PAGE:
Recurring drought, decades of conflict and lack of infrastructure have left the economy in a fragile state.
Despite some improved food security, over 700,000 people of a population of 10.5 million in Somalia still rely on humanitarian aid for their survival. More than 2 million more remain in a state of acute crisis.
Moreover, about 1 million Somali refugees have fled to Kenya, Ethiopia, Yemen and Uganda, while over 1 million people remain displaced in Somalia. The conflict in Yemen has meant thousands of Somalis and Yemenis fleeing the crisis there are now landing back in Somalia.
Though it’s not easy to work in Somalia, over the last 40 years we have nurtured partnerships with local Somali civil society organizations to provide emergency relief and development. Through our partners, we have been able to reach more than 2 million people since January 2014, from Somaliland, to Puntland, to Central and Southern Somalia.
Oxfam’s work in Somalia
Oxfam wants to see a Somalia where poor women and youth are able to thrive and survive in safety and dignity in spite of the stresses and shocks they face.
We do this by creating equitable access to and increased control over productive resources, wider access to sustainable and positive livelihoods, improving basic service delivery, access to impartial humanitarian aid, and poor women and youth having influence over decision making processes at all levels.
We work on the following areas:
Promoting active citizenship and gender justice
Oxfam aims to empower women and young people to advocate for and claim their rights. We work to strengthen social organizations, as stable and accountable local institutions are necessary to tackle the recurrent conflicts and crises in Somalia.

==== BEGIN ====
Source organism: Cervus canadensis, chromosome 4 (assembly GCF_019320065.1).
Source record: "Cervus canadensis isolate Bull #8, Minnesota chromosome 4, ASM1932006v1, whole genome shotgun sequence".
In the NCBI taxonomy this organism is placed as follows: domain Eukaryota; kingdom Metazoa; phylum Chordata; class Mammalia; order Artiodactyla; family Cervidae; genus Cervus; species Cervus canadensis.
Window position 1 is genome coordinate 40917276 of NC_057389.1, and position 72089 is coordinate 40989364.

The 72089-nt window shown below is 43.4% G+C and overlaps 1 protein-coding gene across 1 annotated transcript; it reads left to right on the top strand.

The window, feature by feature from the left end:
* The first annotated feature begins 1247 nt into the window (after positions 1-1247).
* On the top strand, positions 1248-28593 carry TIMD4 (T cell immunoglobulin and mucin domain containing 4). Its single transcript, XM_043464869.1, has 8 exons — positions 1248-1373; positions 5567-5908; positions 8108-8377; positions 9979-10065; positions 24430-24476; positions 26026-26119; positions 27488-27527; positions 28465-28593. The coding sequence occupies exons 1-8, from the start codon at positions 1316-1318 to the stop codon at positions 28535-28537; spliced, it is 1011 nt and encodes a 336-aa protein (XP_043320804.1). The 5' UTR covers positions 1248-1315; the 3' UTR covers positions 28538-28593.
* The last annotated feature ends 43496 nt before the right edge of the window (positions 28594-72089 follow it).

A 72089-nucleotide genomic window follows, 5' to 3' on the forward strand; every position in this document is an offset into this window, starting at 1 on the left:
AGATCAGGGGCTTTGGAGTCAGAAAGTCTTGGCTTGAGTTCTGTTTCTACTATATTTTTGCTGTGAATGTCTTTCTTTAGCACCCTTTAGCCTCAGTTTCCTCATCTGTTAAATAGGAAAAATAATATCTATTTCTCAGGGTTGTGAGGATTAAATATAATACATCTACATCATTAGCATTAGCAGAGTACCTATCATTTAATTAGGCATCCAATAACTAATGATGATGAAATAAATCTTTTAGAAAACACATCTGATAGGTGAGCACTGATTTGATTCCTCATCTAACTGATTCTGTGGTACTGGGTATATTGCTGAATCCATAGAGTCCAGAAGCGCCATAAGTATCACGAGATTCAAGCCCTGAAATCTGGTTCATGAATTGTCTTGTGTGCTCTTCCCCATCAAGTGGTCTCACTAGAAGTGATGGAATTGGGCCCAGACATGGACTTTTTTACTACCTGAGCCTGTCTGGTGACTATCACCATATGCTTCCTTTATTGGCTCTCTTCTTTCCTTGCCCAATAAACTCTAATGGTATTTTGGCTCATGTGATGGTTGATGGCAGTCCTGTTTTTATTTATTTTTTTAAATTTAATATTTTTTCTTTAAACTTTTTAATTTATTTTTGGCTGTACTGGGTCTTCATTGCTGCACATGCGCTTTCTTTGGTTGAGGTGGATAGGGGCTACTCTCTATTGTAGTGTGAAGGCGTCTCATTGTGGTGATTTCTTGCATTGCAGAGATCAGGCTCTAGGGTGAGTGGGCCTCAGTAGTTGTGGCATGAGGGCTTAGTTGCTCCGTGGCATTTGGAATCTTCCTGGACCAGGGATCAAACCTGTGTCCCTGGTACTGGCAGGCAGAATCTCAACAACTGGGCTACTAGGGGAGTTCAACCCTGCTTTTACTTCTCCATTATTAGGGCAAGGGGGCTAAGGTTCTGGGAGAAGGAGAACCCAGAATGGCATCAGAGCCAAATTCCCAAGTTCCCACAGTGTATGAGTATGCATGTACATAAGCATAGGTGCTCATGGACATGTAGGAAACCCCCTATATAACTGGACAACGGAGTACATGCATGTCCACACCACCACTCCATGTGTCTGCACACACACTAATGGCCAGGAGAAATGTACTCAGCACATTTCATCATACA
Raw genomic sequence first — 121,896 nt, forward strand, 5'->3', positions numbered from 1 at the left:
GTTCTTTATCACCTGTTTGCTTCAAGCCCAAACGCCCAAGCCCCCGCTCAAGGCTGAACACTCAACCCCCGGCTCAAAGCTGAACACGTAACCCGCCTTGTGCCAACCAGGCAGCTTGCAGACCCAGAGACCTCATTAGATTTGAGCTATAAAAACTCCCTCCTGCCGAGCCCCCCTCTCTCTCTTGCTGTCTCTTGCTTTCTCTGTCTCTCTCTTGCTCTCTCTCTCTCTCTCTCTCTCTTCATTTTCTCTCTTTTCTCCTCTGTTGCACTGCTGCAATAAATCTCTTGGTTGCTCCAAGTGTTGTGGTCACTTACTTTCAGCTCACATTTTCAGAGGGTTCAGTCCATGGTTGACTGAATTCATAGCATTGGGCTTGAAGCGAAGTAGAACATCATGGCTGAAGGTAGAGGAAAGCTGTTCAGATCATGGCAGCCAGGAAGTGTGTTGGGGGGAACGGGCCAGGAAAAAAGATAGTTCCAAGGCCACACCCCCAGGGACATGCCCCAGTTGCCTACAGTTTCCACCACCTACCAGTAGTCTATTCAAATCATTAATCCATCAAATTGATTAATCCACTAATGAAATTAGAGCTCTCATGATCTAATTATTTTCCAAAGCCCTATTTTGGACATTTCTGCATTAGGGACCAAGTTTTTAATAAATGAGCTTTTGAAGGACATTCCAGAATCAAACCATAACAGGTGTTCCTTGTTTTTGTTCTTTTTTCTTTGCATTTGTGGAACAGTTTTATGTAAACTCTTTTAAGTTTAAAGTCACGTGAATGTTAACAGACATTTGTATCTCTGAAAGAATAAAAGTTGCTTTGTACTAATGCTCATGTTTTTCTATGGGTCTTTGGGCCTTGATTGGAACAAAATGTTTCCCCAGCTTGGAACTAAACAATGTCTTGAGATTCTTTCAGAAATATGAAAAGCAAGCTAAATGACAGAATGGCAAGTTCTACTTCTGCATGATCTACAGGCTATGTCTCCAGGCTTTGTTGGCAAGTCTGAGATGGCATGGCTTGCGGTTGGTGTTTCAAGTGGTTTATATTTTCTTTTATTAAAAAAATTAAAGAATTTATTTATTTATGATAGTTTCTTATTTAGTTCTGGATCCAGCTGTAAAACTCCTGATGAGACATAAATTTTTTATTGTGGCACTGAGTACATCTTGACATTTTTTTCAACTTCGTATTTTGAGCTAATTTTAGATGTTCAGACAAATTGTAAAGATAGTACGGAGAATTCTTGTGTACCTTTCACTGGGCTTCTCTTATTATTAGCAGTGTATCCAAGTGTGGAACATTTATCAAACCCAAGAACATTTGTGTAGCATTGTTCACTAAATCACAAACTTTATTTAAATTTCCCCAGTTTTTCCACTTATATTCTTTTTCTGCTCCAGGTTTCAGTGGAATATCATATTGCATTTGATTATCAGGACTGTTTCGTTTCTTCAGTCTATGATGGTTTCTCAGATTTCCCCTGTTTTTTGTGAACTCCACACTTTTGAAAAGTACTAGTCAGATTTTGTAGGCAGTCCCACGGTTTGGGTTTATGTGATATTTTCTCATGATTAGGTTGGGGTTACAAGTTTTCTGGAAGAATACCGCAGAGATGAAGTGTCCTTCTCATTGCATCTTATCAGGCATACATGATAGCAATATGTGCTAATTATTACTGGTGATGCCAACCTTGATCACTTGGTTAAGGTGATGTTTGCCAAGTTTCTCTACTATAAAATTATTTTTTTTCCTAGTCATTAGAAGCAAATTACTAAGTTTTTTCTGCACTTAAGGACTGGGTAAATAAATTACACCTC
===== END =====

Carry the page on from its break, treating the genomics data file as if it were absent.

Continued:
Providing humanitarian assistance
We have been supporting people affected by drought and conflict in Lower Shabelle, Mogadishu, Middle/Lower Juba and Gedo regions with safe water, sanitation facilities and hygiene promotion. We’re also providing livelihood support mainly through cash relief, cash for work and skills training. We are working to strengthen national humanitarian actors to be set up better to deliver humanitarian aid. Throughout, we focus on the rights and needs of women.
Creating resilience and rebuilding sustainable livelihoods
Building on our humanitarian relief work in Somalia, our livelihoods work helps to build and strengthen the resilience of communities to shocks by ensuring there is adequate linkage between relief and development. We focus on supporting the livestock sector, arable farming, natural resource management, alternative livelihoods and climate change adaptation.
Each year, Somali migrants around the world send approximately $1.3 billion home to family and friends in Somalia. This is more than humanitarian assistance, development aid, and foreign direct investment combined and helps to reduce Somalia’s reliance on money from foreign governments and international organizations. Continued support from the Somali diaspora is essential for Somalia to successfully emerge from its protracted humanitarian emergency and political crisis and build the foundations for its long-term development.